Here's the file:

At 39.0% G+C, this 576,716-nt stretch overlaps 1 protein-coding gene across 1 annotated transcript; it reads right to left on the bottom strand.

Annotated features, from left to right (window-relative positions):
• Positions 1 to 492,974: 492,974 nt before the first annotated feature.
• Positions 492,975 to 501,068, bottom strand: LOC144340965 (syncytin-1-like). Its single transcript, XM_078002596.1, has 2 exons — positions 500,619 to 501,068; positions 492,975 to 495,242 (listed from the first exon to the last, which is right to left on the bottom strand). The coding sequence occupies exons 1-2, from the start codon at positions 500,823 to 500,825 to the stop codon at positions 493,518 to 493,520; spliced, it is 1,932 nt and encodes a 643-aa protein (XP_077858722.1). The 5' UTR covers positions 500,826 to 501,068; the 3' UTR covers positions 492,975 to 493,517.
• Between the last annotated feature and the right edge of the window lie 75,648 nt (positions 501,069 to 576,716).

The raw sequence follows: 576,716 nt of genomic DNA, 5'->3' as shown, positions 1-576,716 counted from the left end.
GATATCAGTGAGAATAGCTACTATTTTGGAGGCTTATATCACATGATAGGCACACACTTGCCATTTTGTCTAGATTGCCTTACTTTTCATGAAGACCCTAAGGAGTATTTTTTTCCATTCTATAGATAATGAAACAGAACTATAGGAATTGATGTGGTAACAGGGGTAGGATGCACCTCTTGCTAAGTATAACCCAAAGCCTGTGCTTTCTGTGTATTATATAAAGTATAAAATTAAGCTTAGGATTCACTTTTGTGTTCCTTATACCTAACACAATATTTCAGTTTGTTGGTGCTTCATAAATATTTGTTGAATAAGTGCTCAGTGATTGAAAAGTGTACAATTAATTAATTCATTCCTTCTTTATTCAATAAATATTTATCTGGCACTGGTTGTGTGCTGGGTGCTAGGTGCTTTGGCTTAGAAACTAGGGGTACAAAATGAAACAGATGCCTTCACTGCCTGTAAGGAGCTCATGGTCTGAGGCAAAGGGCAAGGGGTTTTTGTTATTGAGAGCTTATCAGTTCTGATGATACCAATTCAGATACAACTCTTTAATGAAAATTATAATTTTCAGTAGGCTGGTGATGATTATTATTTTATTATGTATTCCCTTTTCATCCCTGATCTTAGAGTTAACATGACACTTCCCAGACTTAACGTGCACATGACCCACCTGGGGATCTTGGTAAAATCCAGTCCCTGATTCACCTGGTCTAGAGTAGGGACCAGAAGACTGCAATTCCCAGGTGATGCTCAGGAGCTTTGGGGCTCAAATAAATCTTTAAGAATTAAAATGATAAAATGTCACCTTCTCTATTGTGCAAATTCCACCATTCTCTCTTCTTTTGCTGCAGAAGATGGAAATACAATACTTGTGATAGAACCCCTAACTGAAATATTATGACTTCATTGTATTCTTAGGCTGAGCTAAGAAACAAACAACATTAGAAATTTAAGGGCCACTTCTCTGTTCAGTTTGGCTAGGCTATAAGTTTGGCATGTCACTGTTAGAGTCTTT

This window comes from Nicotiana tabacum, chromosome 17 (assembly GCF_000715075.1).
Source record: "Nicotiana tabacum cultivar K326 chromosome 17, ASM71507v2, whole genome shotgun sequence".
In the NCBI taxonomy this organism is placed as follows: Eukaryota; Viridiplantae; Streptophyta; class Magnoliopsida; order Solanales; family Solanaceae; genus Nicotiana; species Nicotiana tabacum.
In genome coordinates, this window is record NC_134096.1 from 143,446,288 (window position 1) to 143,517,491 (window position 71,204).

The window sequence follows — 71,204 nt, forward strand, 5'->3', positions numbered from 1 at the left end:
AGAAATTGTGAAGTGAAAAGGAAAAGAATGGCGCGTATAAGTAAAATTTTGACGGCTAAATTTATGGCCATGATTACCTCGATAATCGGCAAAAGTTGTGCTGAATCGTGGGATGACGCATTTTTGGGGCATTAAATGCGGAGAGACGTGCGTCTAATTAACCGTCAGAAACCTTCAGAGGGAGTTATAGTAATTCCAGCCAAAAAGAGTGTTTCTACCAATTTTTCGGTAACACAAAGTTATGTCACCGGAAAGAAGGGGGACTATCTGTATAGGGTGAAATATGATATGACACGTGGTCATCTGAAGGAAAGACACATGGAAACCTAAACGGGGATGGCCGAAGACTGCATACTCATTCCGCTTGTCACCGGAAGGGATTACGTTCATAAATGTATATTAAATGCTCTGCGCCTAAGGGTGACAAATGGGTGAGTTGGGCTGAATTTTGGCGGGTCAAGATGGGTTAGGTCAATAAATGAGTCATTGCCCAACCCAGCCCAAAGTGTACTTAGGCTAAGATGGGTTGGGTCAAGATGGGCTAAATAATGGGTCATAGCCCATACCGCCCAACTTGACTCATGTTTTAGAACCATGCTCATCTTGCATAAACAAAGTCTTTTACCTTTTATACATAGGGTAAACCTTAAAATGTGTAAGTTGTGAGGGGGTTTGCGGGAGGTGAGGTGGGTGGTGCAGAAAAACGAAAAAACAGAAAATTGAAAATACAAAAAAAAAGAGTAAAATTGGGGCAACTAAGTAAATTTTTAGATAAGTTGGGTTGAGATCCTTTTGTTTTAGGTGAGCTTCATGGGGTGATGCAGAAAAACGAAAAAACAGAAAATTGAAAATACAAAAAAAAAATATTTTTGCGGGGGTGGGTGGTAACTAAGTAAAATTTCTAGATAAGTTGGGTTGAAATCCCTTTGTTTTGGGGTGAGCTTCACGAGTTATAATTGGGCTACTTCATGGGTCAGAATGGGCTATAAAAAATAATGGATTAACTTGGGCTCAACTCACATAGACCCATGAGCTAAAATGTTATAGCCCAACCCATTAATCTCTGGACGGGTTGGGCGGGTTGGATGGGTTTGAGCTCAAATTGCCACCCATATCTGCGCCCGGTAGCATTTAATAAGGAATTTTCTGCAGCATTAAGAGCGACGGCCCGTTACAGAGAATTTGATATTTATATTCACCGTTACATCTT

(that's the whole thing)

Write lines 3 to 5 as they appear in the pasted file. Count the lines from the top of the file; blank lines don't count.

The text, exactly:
• Positions 1 to 492,974: 492,974 nt before the first annotated feature.
• Positions 492,975 to 501,068, bottom strand: LOC144340965 (syncytin-1-like). Its single transcript, XM_078002596.1, has 2 exons — positions 500,619 to 501,068; positions 492,975 to 495,242 (listed from the first exon to the last, which is right to left on the bottom strand). The coding sequence occupies exons 1-2, from the start codon at positions 500,823 to 500,825 to the stop codon at positions 493,518 to 493,520; spliced, it is 1,932 nt and encodes a 643-aa protein (XP_077858722.1). The 5' UTR covers positions 500,826 to 501,068; the 3' UTR covers positions 492,975 to 493,517.
• Between the last annotated feature and the right edge of the window lie 75,648 nt (positions 501,069 to 576,716).